Golf’s origins can be traced back hundreds of years to the Scottish countryside, where the natural features of the land near Edinburgh created the danger that golfers had to play around and sheep kept the grass well-manicured.
But in the centuries that followed, the sport spread around the world, and different circumstances forced the technology used to maintain golf courses to go far beyond sheep. The golf course has been divided by some environmentalists criticizing their use of pesticides and fresh water, but their defenders argue that the golf course can be an oasis that provides vital green space for cities and suburbs.
Dr Sara Stricker of the Turfgrass Institute at the University of Guelph wants to bridge the gap between golf course critics and their supporters.
“Golf courses, especially in very urbanized areas, are the last remnants of our natural areas, and I think it’s important to protect them,” Stricker said. “Supervisors are not bad people. They are people with children, families and dogs.
“They also want the environment to be as healthy as possible, and they have to protect the areas they are responsible for caring for.”
The Turfgrass Institute is committed to developing healthier, more sustainable grass seeds for fields such as golf courses and football fields. Stricker said many golf courses are at the center of innovation in sustainability, including improving their ability to capture carbon and developing new water-saving practices.
As an example, Stricker said the Turfgrass Institute is helping to develop new varieties of cultivated grasses that use less water.
“Just like McIntosh and Granny Smith are apple cultivars, you can keep the same variety (grass) or switch to a more drought tolerant variety,” Stricker said. “We worked with an organization called the Turfgrass Water Conservation Alliance to do some trials in Ontario with Kentucky bluegrass and tall fescue, just two different turfgrass.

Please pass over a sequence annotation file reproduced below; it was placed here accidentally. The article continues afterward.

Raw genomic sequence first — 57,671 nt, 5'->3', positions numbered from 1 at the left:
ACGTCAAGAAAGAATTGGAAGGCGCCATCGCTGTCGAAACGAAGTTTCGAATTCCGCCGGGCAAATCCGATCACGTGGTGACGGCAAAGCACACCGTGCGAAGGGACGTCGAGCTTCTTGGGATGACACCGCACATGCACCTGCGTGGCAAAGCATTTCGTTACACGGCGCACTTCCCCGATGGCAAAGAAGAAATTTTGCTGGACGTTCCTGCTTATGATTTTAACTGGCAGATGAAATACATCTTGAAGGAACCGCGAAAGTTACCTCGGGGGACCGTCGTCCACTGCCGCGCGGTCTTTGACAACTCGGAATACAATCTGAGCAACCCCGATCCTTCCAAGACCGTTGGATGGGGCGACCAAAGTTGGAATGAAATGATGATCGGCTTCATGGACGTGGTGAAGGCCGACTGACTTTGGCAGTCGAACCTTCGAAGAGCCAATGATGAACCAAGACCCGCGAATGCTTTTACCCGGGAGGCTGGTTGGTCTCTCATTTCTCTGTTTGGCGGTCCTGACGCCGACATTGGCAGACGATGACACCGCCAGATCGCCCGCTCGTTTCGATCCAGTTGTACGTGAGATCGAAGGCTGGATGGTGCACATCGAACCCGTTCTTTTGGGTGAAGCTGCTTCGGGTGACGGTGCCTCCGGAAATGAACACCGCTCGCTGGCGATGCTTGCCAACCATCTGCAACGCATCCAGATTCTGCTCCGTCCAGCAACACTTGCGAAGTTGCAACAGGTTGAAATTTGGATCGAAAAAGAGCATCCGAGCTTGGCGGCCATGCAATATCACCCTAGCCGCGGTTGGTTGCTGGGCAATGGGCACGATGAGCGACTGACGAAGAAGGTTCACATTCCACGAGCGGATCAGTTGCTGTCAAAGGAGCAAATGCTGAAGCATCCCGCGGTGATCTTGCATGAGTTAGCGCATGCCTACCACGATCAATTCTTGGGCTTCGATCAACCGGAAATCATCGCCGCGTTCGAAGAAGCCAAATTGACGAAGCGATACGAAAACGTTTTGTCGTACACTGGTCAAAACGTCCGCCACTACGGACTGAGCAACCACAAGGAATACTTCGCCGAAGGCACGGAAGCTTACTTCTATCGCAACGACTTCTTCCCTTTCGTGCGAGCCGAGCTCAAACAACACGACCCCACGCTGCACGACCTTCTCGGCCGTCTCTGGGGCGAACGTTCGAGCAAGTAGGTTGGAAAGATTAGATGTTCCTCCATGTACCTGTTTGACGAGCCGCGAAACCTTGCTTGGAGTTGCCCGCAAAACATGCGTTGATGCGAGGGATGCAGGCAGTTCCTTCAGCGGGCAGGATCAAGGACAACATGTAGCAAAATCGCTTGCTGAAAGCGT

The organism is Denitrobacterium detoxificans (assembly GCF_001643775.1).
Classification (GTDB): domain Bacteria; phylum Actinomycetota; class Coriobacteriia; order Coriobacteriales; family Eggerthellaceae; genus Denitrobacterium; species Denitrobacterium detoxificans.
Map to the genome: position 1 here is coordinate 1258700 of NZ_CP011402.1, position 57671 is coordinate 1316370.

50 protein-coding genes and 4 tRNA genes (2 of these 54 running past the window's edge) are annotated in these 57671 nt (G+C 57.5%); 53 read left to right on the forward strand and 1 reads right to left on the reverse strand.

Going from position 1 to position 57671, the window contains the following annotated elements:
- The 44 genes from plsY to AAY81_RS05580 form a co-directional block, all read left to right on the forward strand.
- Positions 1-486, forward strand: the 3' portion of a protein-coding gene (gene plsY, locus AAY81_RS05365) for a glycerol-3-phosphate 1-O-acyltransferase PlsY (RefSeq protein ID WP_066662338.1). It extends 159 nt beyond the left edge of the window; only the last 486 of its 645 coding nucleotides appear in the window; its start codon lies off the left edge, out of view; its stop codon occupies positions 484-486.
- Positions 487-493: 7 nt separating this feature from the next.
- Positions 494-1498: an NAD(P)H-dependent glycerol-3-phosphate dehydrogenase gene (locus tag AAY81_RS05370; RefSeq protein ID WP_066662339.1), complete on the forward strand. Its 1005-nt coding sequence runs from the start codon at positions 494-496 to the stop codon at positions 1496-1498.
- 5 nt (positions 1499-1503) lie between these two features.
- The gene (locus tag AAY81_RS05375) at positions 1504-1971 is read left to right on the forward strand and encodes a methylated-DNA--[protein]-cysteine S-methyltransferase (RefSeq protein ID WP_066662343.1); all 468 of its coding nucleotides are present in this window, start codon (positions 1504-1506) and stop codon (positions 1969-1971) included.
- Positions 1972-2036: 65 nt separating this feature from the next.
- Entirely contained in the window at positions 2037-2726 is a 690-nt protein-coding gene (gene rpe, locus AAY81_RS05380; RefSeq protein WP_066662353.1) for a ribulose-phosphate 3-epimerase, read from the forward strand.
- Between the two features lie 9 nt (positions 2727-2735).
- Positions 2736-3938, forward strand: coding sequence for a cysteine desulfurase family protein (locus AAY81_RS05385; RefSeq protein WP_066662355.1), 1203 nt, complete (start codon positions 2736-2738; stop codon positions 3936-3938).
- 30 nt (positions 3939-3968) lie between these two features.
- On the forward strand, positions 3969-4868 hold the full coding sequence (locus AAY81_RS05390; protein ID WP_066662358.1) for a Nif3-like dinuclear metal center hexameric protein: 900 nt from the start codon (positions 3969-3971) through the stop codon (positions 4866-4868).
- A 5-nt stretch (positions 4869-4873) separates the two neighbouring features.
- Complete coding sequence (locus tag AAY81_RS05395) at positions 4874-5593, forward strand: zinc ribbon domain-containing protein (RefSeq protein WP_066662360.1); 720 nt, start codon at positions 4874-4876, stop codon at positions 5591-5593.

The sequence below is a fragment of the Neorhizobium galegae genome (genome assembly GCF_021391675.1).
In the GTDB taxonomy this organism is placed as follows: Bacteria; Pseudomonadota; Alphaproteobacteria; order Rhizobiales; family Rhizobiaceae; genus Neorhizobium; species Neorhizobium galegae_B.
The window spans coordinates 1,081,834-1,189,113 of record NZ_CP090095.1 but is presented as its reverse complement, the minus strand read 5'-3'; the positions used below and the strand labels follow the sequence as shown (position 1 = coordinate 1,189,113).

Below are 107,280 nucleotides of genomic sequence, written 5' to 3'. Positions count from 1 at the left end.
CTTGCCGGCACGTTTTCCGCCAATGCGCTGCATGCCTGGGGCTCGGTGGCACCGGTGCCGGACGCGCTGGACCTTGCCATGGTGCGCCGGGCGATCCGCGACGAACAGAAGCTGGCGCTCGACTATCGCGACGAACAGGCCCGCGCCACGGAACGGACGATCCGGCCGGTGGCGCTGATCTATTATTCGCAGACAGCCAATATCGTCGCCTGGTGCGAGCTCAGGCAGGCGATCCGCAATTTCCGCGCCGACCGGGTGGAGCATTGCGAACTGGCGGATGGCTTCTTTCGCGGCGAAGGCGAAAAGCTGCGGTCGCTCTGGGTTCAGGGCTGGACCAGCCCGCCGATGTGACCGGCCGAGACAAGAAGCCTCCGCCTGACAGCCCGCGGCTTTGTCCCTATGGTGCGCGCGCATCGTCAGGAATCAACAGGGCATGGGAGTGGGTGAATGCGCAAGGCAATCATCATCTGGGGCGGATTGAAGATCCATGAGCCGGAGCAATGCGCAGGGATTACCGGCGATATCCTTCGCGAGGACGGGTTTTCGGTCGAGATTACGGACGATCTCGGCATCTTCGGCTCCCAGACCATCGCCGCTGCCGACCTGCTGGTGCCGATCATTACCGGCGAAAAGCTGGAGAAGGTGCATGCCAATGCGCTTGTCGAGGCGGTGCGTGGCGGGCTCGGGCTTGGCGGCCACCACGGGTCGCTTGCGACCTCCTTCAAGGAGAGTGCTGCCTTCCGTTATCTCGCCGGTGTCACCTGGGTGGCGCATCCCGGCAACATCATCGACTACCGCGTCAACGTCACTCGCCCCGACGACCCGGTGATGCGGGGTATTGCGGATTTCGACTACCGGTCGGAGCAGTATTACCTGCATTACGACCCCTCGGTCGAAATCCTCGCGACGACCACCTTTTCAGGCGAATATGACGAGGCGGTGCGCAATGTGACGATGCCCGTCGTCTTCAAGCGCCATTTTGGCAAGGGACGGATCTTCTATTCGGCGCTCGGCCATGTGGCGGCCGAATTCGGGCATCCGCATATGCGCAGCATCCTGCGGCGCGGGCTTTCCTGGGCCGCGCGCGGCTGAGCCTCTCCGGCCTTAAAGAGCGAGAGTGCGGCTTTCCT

“So when golf courses want to use less water, they can switch to the drought-tolerant varieties we’ve tested here.”
However, pesticides are another issue.
Because the grass on tees, fairways, and greens must be mowed so tightly to be played, golf course managers have had to use pesticides and other chemical treatments to help keep the turf alive.
In Ontario, golf courses are required to submit annual usage reports to the Integrated Pest Management Board. In their report, they must explain why they applied, how many applied, and what they plan to reduce in order to maintain their IPM certification for permission to continue spraying the lawns they manage.
Miriam Diamond, a professor in the Department of Earth Sciences at the University of Toronto who specializes in strategies to reduce chemical pollutants in the environment, is deeply concerned about the ecological impact of golf courses in Canada. She said the Ontario Pesticide Act of 1990, which sets out the province’s pesticide regulatory framework, was an important development, but noted that golf courses were largely exempt from the act.
“We’re in a much worse situation right now in terms of the number of pollinators,” Diamond said. “Songbird populations are dwindling dramatically, and amphibian numbers have fallen dramatically.